The Lamrim tradition draws from centuries of Buddhist thought and teaching methodologies. Atisha’s work is considered a culmination and refinement rather than a wholly original creation. There were precursors to Atisha’s presentation that he likely drew upon and modified.

One significant precursor to Atisha’s Lamrim is the Indian Buddhist scholar Asanga’s “Stages of the Path” teachings, also known as the “Five Paths of Mahayana Buddhism.” Asanga’s work was foundational in structuring the progression of spiritual development, emphasising the stages a practitioner must traverse to attain enlightenment. Asanga’s teachings were part of the curriculum at Nalanda, one of the most renowned centres of Buddhist learning in ancient India.

Furthermore, the Lamrim tradition is deeply rooted in the teachings of the Indian Buddhist master Nagarjuna, particularly his “Letter to a Friend” (Sanskrit: “Suhṛllekha”) and “Precious Garland” (Sanskrit: “Ratnavali”), which outline the path to enlightenment and the practice of the Bodhisattva path.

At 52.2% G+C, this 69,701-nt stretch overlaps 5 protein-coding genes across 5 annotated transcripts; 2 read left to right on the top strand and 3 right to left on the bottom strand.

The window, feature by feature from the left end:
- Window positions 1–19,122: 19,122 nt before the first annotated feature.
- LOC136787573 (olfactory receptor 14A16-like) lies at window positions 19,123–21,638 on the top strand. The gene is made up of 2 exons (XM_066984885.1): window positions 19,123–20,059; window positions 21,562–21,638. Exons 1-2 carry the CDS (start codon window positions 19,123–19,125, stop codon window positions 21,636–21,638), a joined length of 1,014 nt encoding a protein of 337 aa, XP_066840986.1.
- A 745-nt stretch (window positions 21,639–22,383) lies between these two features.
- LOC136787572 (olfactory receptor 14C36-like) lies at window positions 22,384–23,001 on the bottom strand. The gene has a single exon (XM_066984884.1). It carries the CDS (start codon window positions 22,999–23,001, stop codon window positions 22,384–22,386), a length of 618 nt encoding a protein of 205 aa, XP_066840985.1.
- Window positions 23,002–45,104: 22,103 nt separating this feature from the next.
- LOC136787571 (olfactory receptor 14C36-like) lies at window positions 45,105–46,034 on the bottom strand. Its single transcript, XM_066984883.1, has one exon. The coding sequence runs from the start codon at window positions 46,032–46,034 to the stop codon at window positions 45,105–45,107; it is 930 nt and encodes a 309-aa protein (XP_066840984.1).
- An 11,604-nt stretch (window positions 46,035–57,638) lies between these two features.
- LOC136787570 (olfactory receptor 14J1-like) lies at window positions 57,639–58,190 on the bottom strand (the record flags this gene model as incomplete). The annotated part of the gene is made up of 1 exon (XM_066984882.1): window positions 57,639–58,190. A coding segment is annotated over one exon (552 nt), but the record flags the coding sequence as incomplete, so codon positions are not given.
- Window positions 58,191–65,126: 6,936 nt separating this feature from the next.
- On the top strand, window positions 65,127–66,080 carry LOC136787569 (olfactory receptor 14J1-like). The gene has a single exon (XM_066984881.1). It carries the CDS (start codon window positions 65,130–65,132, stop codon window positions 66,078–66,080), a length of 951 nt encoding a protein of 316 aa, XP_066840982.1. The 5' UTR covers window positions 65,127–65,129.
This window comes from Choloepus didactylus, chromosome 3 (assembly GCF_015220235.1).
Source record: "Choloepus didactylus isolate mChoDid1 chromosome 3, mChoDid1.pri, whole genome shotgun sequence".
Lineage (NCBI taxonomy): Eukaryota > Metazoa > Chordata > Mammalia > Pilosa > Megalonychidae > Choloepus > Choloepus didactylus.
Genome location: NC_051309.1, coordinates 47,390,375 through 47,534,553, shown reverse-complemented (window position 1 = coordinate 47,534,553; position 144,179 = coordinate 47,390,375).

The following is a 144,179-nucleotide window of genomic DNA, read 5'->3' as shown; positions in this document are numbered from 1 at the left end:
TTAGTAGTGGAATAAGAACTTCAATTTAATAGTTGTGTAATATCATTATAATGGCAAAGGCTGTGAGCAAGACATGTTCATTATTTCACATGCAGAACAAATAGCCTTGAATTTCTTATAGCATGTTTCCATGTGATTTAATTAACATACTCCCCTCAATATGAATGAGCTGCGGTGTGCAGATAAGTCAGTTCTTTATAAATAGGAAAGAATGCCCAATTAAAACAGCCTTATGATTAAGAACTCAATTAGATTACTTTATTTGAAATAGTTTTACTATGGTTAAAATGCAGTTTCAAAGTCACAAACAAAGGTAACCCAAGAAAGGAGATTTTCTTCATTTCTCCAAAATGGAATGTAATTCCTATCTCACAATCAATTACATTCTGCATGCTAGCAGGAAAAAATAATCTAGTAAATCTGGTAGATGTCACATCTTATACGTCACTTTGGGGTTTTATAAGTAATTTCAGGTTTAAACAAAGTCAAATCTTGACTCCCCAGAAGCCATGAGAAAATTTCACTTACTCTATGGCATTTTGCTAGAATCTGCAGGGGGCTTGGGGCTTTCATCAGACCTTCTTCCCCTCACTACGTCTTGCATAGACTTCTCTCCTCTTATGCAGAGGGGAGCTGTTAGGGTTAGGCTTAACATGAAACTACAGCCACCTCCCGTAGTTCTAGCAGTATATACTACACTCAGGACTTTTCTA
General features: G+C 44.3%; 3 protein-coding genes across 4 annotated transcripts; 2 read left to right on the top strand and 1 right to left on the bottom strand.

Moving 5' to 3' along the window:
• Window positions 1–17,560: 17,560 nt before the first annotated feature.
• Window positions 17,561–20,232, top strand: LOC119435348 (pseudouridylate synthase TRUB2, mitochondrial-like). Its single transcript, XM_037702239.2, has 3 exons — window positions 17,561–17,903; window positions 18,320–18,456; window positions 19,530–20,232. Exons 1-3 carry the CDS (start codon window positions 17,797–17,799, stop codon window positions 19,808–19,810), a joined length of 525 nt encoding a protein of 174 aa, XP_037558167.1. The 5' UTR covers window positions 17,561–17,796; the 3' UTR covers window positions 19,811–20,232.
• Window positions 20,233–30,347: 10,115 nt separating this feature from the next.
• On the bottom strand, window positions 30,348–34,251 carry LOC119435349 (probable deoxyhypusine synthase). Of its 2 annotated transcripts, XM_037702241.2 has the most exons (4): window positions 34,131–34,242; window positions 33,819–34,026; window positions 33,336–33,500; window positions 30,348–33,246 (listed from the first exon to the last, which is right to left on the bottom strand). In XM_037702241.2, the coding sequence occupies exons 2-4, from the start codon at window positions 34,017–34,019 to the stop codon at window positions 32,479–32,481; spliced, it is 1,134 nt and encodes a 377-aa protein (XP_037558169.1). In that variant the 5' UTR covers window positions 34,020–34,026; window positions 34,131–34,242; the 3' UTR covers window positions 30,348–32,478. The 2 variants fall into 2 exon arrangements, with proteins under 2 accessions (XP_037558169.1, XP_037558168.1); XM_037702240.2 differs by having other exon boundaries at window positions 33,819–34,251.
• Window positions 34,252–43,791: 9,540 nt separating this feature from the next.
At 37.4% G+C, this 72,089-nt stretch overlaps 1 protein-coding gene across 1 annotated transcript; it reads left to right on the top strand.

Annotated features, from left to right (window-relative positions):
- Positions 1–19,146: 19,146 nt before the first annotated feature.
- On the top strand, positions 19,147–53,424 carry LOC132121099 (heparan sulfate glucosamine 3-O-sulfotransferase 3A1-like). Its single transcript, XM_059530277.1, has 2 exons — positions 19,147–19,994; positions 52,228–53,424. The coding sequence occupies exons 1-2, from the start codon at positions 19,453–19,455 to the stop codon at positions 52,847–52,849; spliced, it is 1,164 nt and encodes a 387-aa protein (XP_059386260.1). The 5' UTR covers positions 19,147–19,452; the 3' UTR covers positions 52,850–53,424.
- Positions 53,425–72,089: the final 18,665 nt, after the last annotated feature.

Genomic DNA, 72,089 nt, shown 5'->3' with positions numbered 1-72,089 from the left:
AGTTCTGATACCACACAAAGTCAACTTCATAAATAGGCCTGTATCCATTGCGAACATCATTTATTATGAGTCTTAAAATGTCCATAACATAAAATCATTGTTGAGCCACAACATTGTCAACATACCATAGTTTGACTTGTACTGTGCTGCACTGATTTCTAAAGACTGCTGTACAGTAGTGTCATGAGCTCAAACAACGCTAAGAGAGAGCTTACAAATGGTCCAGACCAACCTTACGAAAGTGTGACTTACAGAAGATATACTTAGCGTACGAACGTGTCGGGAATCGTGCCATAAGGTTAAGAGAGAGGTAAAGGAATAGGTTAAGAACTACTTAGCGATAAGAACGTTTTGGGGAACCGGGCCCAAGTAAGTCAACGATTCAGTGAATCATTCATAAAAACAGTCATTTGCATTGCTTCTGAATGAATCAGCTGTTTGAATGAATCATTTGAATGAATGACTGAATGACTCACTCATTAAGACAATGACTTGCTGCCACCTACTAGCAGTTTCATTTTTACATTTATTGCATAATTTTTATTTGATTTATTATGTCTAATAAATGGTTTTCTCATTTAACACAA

Additionally, the teachings of the Indian Buddhist philosopher Chandrakirti, particularly his commentary on Nagarjuna’s “Madhyamakakarika” (Middle Way Verses), influenced the development of the Lamrim. Chandrakirti’s elucidation of the Middle Way philosophy provided a philosophical basis for understanding the nature of reality and the path to liberation.

Atisha, during his time at Nalanda and later in Tibet, synthesised these teachings along with other Indian and Tibetan Buddhist traditions to create what is now known as the Lamrim. He structured the teachings into a systematic and progressive path, making them accessible and practical for practitioners of varying capacities.

Therefore, while Atisha’s Lamrim is a significant milestone in the presentation of the Buddha’s teachings, it is built upon a rich tradition of Buddhist thought and scholarship that predates him, particularly the teachings of Asanga, Nagarjuna, and Chandrakirti. Atisha’s contribution lies in his skillful synthesis and presentation of these teachings for the benefit of practitioners.